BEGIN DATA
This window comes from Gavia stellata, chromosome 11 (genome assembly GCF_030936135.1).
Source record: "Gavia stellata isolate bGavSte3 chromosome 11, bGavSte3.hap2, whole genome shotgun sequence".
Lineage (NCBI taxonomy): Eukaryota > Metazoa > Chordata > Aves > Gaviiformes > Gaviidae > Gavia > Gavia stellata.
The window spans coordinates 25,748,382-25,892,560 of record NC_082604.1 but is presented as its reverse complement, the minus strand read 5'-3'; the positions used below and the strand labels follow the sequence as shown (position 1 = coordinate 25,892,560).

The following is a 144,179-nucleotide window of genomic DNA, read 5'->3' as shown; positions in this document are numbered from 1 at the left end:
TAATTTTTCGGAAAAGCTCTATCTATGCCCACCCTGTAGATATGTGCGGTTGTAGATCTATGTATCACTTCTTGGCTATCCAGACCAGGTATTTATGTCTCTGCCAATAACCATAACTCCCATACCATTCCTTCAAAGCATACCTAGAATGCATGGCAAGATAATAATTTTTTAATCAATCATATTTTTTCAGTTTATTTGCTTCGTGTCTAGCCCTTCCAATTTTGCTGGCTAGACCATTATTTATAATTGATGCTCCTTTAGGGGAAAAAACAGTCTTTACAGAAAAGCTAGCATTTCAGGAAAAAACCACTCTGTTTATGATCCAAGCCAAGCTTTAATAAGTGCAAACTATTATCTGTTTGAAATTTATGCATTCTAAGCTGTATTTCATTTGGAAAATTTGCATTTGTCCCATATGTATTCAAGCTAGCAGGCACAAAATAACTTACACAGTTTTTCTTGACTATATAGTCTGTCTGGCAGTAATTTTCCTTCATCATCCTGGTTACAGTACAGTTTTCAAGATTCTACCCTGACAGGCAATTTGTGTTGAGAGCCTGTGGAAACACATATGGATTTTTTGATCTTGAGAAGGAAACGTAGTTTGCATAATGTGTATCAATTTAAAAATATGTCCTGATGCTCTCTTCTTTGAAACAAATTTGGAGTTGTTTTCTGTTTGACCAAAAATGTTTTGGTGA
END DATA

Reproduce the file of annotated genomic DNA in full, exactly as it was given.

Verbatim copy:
This window comes from Gavia stellata, chromosome 11 (genome assembly GCF_030936135.1).
Source record: "Gavia stellata isolate bGavSte3 chromosome 11, bGavSte3.hap2, whole genome shotgun sequence".
Lineage (NCBI taxonomy): Eukaryota > Metazoa > Chordata > Aves > Gaviiformes > Gaviidae > Gavia > Gavia stellata.
The window spans coordinates 25,748,382-25,892,560 of record NC_082604.1 but is presented as its reverse complement, the minus strand read 5'-3'; the positions used below and the strand labels follow the sequence as shown (position 1 = coordinate 25,892,560).

The following is a 144,179-nucleotide window of genomic DNA, read 5'->3' as shown; positions in this document are numbered from 1 at the left end:
TAATTTTTCGGAAAAGCTCTATCTATGCCCACCCTGTAGATATGTGCGGTTGTAGATCTATGTATCACTTCTTGGCTATCCAGACCAGGTATTTATGTCTCTGCCAATAACCATAACTCCCATACCATTCCTTCAAAGCATACCTAGAATGCATGGCAAGATAATAATTTTTTAATCAATCATATTTTTTCAGTTTATTTGCTTCGTGTCTAGCCCTTCCAATTTTGCTGGCTAGACCATTATTTATAATTGATGCTCCTTTAGGGGAAAAAACAGTCTTTACAGAAAAGCTAGCATTTCAGGAAAAAACCACTCTGTTTATGATCCAAGCCAAGCTTTAATAAGTGCAAACTATTATCTGTTTGAAATTTATGCATTCTAAGCTGTATTTCATTTGGAAAATTTGCATTTGTCCCATATGTATTCAAGCTAGCAGGCACAAAATAACTTACACAGTTTTTCTTGACTATATAGTCTGTCTGGCAGTAATTTTCCTTCATCATCCTGGTTACAGTACAGTTTTCAAGATTCTACCCTGACAGGCAATTTGTGTTGAGAGCCTGTGGAAACACATATGGATTTTTTGATCTTGAGAAGGAAACGTAGTTTGCATAATGTGTATCAATTTAAAAATATGTCCTGATGCTCTCTTCTTTGAAACAAATTTGGAGTTGTTTTCTGTTTGACCAAAAATGTTTTGGTGA